F650GS Oryx re-vival. Faster, better, stronger.

Discussion in 'Some Assembly Required' started by TobyG, Aug 20, 2017.

  1. TobyG

    TobyG be happy :)

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    Straight back to work right after, taking care of all sorts of bits and bobs.

    Would you like a larger brake pedal? Machine an extension!

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    Would you like an axle puller? Machine an axle puller!

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    Would you like shorty levers to suit your needs? Machine some levers!
    Note the third photo to put the size of my CNC into perspective. And yet it is so useful.

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    Bonus points for anyone who can guess what specifically I machined this socket for my on-the-bike-toolkit for?
    1/4"drive.


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    Checked clearance with the new, tiny O2 Sensor. A standard sensor will not clear with this custom header and raised engine subframe bars,
    recently I stumbled upon these new tiny sensors from Delphi and got a good deal on two which were removed from a new bike.

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    And on to the headlight/speedo/fairing/fender mount.

    Machined the side profiles from aluminium, all else is welded stainless.
    Took a bit of bend, try on, bend a little more to get it to fit as intended.
    I already had the windshield and a mould for the fender, the mount/s had to be made accordingly.
    Instead of building a mounting plate for the (TT IMO) speedo into it as before, I just welded a small plate with a couple mounting holes on,
    since I had just scored a TrailTech Voyager for cheap and opted to be able to mount that instead.

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    Since I now ran a physically way smaller LED low beam, I tried fitting the Xenon controller onto the headlight bracket,
    for test fitting everything I used the old bracket from the accident, after bending it back into roughly the original shape.


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    At this point I decided it was time to put in to it's wheels just because,
    so I ordered a few parts to be turned and machined, for now just the from brake disc adapter and the sprocket adapter for the rear wheel.

    Actually, I don't think I talked about the suspension and wheels for this build?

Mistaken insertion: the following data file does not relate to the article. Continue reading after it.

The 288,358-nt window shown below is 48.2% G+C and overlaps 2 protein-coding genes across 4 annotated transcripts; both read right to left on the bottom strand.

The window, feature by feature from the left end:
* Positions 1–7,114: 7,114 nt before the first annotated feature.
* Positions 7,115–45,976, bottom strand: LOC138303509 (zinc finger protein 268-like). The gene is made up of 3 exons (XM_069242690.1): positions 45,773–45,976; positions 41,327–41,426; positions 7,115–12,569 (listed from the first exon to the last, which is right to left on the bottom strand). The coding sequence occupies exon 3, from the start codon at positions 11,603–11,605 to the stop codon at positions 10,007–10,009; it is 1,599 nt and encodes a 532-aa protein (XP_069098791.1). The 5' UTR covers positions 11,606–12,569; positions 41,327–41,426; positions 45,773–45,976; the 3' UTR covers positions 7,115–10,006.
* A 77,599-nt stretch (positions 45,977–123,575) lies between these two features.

Originally, the Oryx came with Wp4357 forks, mine had 280mm of travel, they were supplied by Touratech with everything ready to go so you could bolt them right on and use the stock F650GS wheel, brake, lock etc. and a WP shock with 250mm travel.

    I decided to retain the triple clamps from TT, but use a 45mm Marzocchi fork with 300mm of travel.
    For a front wheel I have chosen an Excel Pro Series hub with a custom brake disc adapter allowing me to keep using the BMW brake system altogether.
    The axle is from a BMW G450X, but it's just a hair shorter than it should be, hence the need for an axle puller. No big deal other than that.

    On the rear end, I was able to get not one, but two 280mm shocks which were offered in conjunction with this swingarm only.
    The wheel is a 18x2.5" Excel rim on a Funduro hub with very thick stainless spokes, as were used on many F650GS Rally bikes,
    in fact both rear wheels I have were used in the Dakar and a couple other Rallys. They are a little bit lighter than a GS-hub wheel and the cush drive is considered superior.
    Whether I'll feel the difference? I doubt it.
    The sprocket adapter and custom wheel spacers are required since the hub is more narrow and the swingarm wider than the stock GS counterparts.


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    While for these parts to show up, there was more odd parts that needed to be made,
    the battery tray I was able to salvage, but I modified it a little. Nothing worth noting, really.

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    The right hand side radiator had to be tilted a little to allow proper clearance to the wheel and both were fitted with a radiator and plumbed in with T-pieces I welded up.
    While I was at it, I welded the attachment points for the side plastics on the radiator frames.

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    Anyone remember how I said I wanted everything vital easily accessible?
    No problemo with the radiators, I just have to undo two bolts on the left one to remove the valve cover,
    but I'm not too happy with my oil tank mount. Shouldn't have tossed the old one I'd made.

    For now, it'll stay, but next time I get the welder out...

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    On a completely unrelated note, how many things do you guys lose when you move?
    Turns out I lost the shock reservoir mount. Oops, time to fire the mill up again.

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    Also machined a housing for the FPR that just gets ziptied to the rear frame rail.

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    Speaking of rear frames, the plastics I intended to use (similar ones I'd used before) didn't quite fit the front plastics, I'd regulary snag my pants on the rearmost edge of the main front panel, since that sat proud of the rear plastics.